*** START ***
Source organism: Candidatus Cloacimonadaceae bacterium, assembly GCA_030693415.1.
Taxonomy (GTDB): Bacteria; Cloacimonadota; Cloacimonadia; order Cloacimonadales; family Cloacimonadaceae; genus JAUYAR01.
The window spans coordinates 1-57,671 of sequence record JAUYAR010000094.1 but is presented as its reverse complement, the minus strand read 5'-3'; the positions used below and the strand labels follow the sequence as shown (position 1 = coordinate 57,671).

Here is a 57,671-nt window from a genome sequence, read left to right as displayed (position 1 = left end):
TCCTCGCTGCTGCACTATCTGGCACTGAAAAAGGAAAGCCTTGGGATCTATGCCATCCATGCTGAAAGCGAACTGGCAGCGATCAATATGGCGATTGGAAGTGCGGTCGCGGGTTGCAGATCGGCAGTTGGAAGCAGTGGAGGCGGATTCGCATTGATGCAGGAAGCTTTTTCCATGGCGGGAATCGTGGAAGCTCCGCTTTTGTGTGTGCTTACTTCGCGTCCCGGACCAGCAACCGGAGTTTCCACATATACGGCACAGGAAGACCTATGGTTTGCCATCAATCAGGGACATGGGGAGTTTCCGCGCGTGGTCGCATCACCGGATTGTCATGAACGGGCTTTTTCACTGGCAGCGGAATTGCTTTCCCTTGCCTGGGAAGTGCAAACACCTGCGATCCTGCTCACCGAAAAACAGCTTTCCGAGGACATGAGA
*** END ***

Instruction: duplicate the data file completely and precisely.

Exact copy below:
Source organism: Candidatus Cloacimonadaceae bacterium, assembly GCA_030693415.1.
Taxonomy (GTDB): Bacteria; Cloacimonadota; Cloacimonadia; order Cloacimonadales; family Cloacimonadaceae; genus JAUYAR01.
The window spans coordinates 1-57,671 of sequence record JAUYAR010000094.1 but is presented as its reverse complement, the minus strand read 5'-3'; the positions used below and the strand labels follow the sequence as shown (position 1 = coordinate 57,671).

Here is a 57,671-nt window from a genome sequence, read left to right as displayed (position 1 = left end):
TCCTCGCTGCTGCACTATCTGGCACTGAAAAAGGAAAGCCTTGGGATCTATGCCATCCATGCTGAAAGCGAACTGGCAGCGATCAATATGGCGATTGGAAGTGCGGTCGCGGGTTGCAGATCGGCAGTTGGAAGCAGTGGAGGCGGATTCGCATTGATGCAGGAAGCTTTTTCCATGGCGGGAATCGTGGAAGCTCCGCTTTTGTGTGTGCTTACTTCGCGTCCCGGACCAGCAACCGGAGTTTCCACATATACGGCACAGGAAGACCTATGGTTTGCCATCAATCAGGGACATGGGGAGTTTCCGCGCGTGGTCGCATCACCGGATTGTCATGAACGGGCTTTTTCACTGGCAGCGGAATTGCTTTCCCTTGCCTGGGAAGTGCAAACACCTGCGATCCTGCTCACCGAAAAACAGCTTTCCGAGGACATGAGA